The Edmond Sun

Local News

January 31, 2014

I-35 homicide case ends with 1 set free

State dismisses charges against Miguel Angel Garcia

EDMOND — A man charged with first-degree murder — Miguel Angel Garcia — in the Interstate 35 homicide case is expected to be released from jail within 48 hours.

On Dec. 1, 2012, Edmond Police Detective Misty Spence was notified by dispatch about the discovery of a body by a passer-by along Interstate 35 between Danforth and Covell, according to the affidavit of probable cause filed by Spence in Oklahoma County District Court.

In a previous report, when investigators were working to identify the victim, Edmond Police Department spokeswoman Jenny Monroe said the victim was believed to be working for a roofing company in Oklahoma City.

Spence stated that when she arrived, she found the victim lying on the shoulder of the highway, and a black plastic bag was covering the bottom half of his body.

The victim, who had no ID, suffered multiple stab wounds to the chest and neck area, Spence stated. Due to the lack of blood at the scene, it appeared he was killed in another location and dropped off there, Spence stated.

Cause of death was determined by the state medical examiner’s office to be homicide.

The victim’s fingerprints were sent to federal immigration personnel who identified him as Leopoldo Mejia, aka Jose Mejia-Serranto and Jose Ramirez, the affidavit stated. They reported the victim had been deported out of New Orleans to Honduras.

Authorities also found a money gram for $300 sent from a vacant rent house, one of two where several Hispanic renters had left suddenly the first week of December, the affidavit stated.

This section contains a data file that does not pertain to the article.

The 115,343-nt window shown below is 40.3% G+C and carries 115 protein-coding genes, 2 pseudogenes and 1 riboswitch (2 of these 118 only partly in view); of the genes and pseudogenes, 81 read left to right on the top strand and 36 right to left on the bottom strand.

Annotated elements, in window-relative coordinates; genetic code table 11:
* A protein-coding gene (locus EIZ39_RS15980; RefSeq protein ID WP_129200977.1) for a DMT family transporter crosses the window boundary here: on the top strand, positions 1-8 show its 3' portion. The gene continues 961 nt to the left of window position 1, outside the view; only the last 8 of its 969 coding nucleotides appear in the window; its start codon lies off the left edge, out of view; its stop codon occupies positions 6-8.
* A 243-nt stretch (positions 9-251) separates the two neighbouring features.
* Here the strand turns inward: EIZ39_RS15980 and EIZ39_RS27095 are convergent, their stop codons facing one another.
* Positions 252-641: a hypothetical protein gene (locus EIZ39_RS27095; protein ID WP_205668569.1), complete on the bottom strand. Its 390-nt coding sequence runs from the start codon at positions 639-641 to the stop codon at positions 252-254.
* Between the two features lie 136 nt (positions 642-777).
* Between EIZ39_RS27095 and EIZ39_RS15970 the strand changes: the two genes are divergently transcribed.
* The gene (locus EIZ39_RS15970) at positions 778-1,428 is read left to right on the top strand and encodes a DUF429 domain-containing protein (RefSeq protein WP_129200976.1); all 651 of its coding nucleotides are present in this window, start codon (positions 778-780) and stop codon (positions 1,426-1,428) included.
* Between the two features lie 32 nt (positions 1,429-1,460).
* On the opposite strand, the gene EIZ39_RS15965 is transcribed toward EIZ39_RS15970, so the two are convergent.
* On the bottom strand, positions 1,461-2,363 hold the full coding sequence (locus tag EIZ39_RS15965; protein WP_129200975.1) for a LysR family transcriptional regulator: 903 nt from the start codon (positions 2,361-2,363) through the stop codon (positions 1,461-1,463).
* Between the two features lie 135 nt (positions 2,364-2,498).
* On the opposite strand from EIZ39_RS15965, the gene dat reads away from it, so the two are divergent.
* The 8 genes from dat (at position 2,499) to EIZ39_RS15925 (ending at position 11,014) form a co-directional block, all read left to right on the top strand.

Edgardo Garcia said himself, Miguel Angel Garcia and Victor Manuel Santamaria Garcia were drinking at the apartment when an argument occurred, which led to the stabbing, the affidavit stated. Edgardo said they then disposed of Leopoldo’s body, the affidavit stated.

On Feb. 1, 2013, Oklahoma County prosecutors filed a first-degree murder charges against Miguel Angel Garcia, 30, and Victor Manuel Santamaria Garcia, 26, and an accessory after the fact of first-degree murder against Edgardo Garcia, 23, according to court records.

Earlier in the process, all three defendants entered pleas of not guilty.

On Wednesday, Victor Manuel Santamaria Garcia entered a negotiated plea of no contest and was sentenced to 20 years suspended with the first 15 years to serve in prison on an amended charge of manslaughter.

Friday morning, when a preliminary hearing was scheduled to begin, Edgardo Garcia entered a negotiated plea of guilty and was sentenced to 10 years suspended with the first four years to serve in prison on an amended charge of accessory to manslaughter one.

Both defendants received credit for time served.

Friday afternoon, on a motion by the state, the charge against Miguel Angel Garcia was dismissed.

A language barrier was a factor in the case, and a translator was brought to the courthouse.

After the proceedings, public defender Beau Phillips, the attorney for Miguel Angel Garcia, said it is nearly a year to the day his client was booked into the county jail. Phillips said he expects Garcia will be released within 48 hours.

“I think that justice has finally been done for him,” Phillips said as he stood outside the courtroom door. “I do wish it would have been quicker.”

Phillips said it is his belief that as the case proceeded prosecutors learned his client had little or nothing to do with the victim’s death. Despite the slow pace of the case, the United States still has the best legal system in the world with its checks and balances, Phillips said.

Oklahoma County First Assistant District Attorney Scott Rowland said new information arose Friday during a translator-aided interview with one of the defendants that led to the dismissal of charges. Rowland said he believes the people were served well and the process ended fairly for Miguel Angel Garcia.

“I think justice was served,” Rowland said.

Rowland also praised the “stellar” detective work and effort put forth by the Edmond Police Department, which involved traveling outside of Oklahoma to gather information.

Phillips said his client was in the country to earn money and to send it back home to family members in Honduras.

TO READ in more detail how detectives built their case against the defendants, see

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